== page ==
In the actual appearance of the launcher, I clearly took a lot from the Windows 10 refinement of the tile UI, combined with a healthy amount of Android and Linux launcher UX. Fitting app tiles and widgets to the same grid helped alleviate the cluttered feeling many Android home screens can have while still letting widgets be more functional than Windows live tiles. The app list could default to alphabetical sorting, like Windows and Android, but also have an option for category grouping, a common useful feature of many Linux launchers.
Notifications being on the same side of the top bar as system icons had the potential to be very cluttered if I took Android's historical approach of showing as many icons as will fit. I definitely did not want to take Apple's (and others') approach of giving no indication of notifications or the Windows/Chrome OS (again, among others) approach of generally just showing a count. I could take Android 9+'s approach of only showing the first 4 notification icons, but that still has the issue of hiding the total count.
The problem with all those approaches was not all notifications are equal. For instance, if I have social media notifications in the middle of my day, I frequently mentally filter them into a blob of lower priority notifications to check later. Ditto for things like non-priority personal emails, app updates, or notifications from my photos app. On the other hand, while Android prioritizes conversations automatically, I also definitely want things like event reminders to grab my attention.
The compromise I liked most took the best of several approaches: Silent (lowest priority) notifications would not show up at all; non-silent lower priority notifications would increment a counter; conversations and high priority notifications would show the app icon, but only once, regardless of the number of notifications from that app; high priority conversations would show the sender's profile picture (exactly like Android 11+); and ongoing activities (e.g., timers, map navigation, or calls) would be shown first with an optional chip to show a tiny bit of status information (e.g., time remaining or next turn direction, and getting collapsed down to a regular notification in the infrequent case there are too many ongoing activity chips). A high-/low priority system would be simple enough to be user-friendly, but combined with the special treatment of conversations and ongoing activites, it can allow the system to more intelligently unclutter the space.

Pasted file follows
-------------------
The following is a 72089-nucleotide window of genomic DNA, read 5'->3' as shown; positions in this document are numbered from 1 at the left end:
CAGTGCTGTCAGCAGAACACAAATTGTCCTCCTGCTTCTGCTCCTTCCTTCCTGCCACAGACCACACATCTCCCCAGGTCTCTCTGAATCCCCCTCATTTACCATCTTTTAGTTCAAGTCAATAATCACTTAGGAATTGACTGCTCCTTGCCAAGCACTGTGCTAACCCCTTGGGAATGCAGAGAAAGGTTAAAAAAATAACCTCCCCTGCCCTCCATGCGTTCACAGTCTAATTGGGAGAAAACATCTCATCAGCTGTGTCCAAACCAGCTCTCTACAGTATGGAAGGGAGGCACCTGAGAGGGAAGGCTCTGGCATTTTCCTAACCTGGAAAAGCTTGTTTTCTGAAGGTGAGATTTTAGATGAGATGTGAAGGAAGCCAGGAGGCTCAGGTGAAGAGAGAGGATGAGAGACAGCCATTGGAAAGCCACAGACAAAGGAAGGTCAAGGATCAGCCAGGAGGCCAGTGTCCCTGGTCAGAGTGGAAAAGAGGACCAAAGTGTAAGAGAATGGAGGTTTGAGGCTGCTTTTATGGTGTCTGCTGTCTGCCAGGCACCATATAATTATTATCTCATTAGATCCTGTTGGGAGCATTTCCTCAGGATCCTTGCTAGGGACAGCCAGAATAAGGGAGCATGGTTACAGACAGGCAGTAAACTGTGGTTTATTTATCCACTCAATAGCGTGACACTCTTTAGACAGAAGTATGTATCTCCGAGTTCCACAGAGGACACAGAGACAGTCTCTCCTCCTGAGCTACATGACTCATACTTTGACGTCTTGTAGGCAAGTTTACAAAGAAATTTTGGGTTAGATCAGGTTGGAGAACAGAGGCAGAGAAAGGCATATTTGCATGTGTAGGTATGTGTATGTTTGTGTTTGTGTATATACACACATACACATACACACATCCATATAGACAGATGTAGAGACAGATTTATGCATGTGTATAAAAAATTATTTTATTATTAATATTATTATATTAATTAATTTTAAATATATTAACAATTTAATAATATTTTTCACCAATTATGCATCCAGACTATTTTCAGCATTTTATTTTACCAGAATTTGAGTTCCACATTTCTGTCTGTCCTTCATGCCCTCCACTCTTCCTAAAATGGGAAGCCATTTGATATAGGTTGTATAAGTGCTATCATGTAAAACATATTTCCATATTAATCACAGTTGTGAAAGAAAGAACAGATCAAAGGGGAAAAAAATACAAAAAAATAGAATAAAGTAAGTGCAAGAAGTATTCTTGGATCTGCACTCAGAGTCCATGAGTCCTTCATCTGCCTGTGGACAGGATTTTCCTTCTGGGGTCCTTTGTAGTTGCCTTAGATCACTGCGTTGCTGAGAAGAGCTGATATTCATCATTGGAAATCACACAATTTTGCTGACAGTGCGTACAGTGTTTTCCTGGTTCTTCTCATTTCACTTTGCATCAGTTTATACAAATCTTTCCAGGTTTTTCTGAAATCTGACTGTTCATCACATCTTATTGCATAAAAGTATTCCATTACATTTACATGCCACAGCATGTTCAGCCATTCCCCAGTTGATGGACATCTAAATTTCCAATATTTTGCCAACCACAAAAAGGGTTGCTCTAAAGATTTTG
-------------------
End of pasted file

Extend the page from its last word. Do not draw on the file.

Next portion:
My primary changes to notifications themselves were focused on reducing the clutter that gets in the way of the notification content. Android 12 was the most notorious offender, not leaving enough room to see even a full sentence between the app icon, profile picture, expander arrow, and extra padding. While better, Android 7-11, Windows 10+ and some versions of iOS still dedicate(d) a lot of space to the app that generated the notification and other metadata.
Following the examples of Android 3-5, earlier Chrome OS, and Android 11 conversation notfications, I brought the sender profile picture or attachment thumbnail back to the left side of the notification, and then placed the app icon in a cutout in the corner of it. To save more space, I moved the timestamp into the column of padding below the icon/thumbnail (an idea I associate with Rizzoma, though I am sure I encountered it elsewhere before that).
I made a separate webpage to show off the current state of my Ideal UX mock-ups. They are far from final or comprehensive, but I am happy they give a more polished visual example of what I am going for. I hope to iterate and expand on them further in the future, and also finish an interactive demo.
I would love to someday have a fully usable version of this experience (or the most important parts of it) on top of Android, but that is unfortunately beyond my current skills. I am considering someday recreating pieces of it on Windows, but that is far down the road.